Renewing the Reformed Church in America depends in large part on developing the denominational staff, says the director of transformational engagement.
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Children in the WINGS for Kids afterschool program display their latest art project: butterflies.
Photos courtesy of WINGS for Kids
WINGS invests deeply in its staff with rigorous screening, intensive training and ongoing coaching. This culture of leadership has been critical to its success.
The more our vision and our imaginations are remade by resurrection, the more we should refuse to accept things as they are and insist on seeking new ways waiting to emerge, writes a Baptist pastor.
Transforming "We can’t because …" into "We can if …" offers space for creative problem solving, conversation and abundance, writes the managing director of grants at Leadership Education at Duke Divinity.
In Munich, the author witnessed a daredevil slackliner performing above surfers riding a tricky wave in a downtown park. This inspired her to wonder, How could they each focus while also making room for the other?
Poet David Whyte teaches “conversational leadership” as a framework that helps organizations bring soul back into the workplace and more effectively navigate change, writes a Presbyterian pastor.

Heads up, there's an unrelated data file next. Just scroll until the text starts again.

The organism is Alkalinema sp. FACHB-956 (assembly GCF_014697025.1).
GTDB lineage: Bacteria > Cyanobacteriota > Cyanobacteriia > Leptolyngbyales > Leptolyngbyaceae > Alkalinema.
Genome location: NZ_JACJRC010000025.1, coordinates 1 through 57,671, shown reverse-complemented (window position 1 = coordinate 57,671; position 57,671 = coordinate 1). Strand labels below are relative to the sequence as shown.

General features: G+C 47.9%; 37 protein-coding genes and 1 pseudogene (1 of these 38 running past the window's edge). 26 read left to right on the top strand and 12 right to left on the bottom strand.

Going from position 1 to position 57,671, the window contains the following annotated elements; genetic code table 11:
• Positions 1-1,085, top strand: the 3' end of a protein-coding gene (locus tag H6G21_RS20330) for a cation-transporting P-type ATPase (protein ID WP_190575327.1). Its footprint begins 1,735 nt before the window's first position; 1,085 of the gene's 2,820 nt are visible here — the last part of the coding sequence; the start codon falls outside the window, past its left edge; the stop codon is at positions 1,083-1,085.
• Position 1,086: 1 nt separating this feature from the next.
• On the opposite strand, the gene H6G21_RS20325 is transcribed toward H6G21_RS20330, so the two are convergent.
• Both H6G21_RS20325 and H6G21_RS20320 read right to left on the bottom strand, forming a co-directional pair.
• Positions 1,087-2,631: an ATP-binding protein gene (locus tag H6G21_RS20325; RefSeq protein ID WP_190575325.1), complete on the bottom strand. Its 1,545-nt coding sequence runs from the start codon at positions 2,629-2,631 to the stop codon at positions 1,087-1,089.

Clarifying mission is just the first step. Leaders must then align strategies with the desired impact, writes the executive director of Leadership Education at Duke Divinity.
Leaders and their staffs need a diverse array of conversation partners to navigate institutional leadership today. Start by introducing your colleagues to your cellphone contacts and Facebook friends, writes the executive director of Leadership Education at Duke Divinity.
Harriet Ziegenhals was an organist, singer, pianist, composer, arranger, teacher and the founder-director of the Community Renewal Chorus, part of a faith-based Chicago mission agency that advocates for social and economic justice. Photo courtesy of Gretchen Ziegenhals
Years of watching her mother direct a chorus taught the author that leading a diverse community requires radical acceptance of all people, careful listening and a clear vision.
Congregations and institutions must name a vision and choose priorities that support it. Otherwise, they risk muddying their missions, weakening their impact, and confusing stakeholders, funders, and staff, writes a managing director at Leadership Education at Duke Divinity.
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